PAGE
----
The investigation is now reviewing 1862 incidents with the vast majority being since 2000.
A separate report indicated that the trust had delayed publishing a report critical of maternity care for fear of negative media coverage. An investigation is now ongoing and the trust has already admitted standards have “fallen short for many families”
Initially the investigation was asked to look into 23 cases, however, a further 496 families have been identified as part of the review leading to a total of 1862 incidents now under review.
The Chief Executive of the Trust Louise Barnett, commented “We should have provided far better care for these families at what was one of the most important times in their lives and we have let them down.” She continued “an apology is not enough. What needs to be seen is evidence of real improvements at the trust.” A criminal investigation was also announced into the maternity care in June.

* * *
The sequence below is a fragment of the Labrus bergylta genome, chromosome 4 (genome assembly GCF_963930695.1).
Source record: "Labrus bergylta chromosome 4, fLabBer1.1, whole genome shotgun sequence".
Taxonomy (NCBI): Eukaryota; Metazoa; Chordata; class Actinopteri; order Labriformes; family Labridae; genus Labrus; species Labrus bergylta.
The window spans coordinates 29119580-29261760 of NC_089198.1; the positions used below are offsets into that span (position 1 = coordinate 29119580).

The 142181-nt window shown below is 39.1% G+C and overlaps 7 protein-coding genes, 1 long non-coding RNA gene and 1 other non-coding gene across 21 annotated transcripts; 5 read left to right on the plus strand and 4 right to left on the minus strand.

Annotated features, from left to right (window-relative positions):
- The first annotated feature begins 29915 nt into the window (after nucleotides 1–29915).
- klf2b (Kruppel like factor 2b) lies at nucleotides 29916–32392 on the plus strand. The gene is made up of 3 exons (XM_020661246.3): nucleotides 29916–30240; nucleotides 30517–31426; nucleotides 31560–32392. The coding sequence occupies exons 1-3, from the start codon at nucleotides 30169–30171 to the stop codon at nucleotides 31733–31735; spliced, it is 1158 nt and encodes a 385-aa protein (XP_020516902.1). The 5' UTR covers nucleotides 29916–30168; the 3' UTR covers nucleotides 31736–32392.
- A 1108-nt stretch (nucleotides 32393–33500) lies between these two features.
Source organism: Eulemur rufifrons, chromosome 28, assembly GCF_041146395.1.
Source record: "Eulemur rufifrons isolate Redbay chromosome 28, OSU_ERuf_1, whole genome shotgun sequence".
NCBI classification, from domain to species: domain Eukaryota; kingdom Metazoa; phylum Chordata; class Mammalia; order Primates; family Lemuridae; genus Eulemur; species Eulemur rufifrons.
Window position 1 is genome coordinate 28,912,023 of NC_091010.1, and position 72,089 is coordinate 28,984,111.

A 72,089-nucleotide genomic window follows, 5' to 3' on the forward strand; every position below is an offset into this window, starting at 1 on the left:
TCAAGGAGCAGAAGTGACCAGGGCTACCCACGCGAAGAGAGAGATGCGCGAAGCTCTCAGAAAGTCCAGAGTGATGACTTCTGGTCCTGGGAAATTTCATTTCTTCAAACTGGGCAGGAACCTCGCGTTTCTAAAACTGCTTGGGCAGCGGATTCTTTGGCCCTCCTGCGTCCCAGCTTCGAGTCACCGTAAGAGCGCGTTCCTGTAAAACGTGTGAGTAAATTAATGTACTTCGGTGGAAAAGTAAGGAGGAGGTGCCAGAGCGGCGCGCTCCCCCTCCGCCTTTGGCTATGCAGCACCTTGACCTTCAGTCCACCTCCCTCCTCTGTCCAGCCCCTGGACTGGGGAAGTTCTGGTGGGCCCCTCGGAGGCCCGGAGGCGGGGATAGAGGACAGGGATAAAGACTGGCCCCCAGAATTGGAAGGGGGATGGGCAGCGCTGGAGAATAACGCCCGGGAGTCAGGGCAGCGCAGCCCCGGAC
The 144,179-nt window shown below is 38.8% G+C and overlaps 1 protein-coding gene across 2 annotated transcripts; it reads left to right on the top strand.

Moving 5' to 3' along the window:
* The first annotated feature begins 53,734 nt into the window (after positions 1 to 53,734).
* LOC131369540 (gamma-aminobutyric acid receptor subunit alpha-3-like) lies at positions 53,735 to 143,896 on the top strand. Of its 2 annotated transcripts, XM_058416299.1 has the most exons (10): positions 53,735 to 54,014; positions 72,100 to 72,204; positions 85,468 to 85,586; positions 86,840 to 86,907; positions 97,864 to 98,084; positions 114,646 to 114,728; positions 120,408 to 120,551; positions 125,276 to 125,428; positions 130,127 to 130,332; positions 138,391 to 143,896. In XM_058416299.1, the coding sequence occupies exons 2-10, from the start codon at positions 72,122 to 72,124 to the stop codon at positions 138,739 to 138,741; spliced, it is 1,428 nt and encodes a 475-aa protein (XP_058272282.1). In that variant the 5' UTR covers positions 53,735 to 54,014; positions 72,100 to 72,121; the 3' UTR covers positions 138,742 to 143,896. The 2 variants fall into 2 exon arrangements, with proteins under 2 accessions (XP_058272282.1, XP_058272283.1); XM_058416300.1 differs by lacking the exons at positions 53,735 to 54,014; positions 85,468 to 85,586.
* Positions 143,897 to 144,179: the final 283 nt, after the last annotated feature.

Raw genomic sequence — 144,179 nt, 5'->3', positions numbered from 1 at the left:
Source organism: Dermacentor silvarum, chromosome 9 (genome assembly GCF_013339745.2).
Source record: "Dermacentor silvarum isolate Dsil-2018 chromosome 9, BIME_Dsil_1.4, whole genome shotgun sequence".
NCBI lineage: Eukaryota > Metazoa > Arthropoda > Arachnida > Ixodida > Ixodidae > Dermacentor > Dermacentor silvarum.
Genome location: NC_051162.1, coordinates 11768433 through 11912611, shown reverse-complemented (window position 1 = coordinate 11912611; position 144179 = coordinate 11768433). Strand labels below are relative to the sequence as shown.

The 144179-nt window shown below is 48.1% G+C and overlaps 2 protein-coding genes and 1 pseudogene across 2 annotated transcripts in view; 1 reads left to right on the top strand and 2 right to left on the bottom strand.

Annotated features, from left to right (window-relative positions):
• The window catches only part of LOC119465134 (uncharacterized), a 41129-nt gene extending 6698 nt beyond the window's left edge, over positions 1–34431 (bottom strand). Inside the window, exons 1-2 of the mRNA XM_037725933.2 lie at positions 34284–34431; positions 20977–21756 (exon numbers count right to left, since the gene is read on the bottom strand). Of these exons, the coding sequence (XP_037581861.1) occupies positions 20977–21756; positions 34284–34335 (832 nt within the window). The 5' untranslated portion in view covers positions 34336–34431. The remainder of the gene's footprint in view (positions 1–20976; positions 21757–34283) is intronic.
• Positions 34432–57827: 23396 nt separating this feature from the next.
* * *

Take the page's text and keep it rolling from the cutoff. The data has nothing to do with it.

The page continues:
There is a need for NHS trusts, to investigate fully and appropriately, complaints and to act upon them to improve future care. Whilst the Chief Executive’s comments are, therefore, welcomed, but they unfortunately only came after initial criticisms of the report.
It is reported that former Chief Executive Simon Wright “would not accept the report” initially and led efforts to get the college to change its highly critical findings, motivated not just with concerns about the content of the report but also the “potential negative media scrutiny”.
This is worrying as I believe that it is vitally important that when mistakes are made they are properly and transparently investigated and revised working practices are put in place to ensure and facilitate improvements to care in the future. Far too often in the past there has been an unwillingness to fail to acknowledge failings in care and , therefore, to learn from them.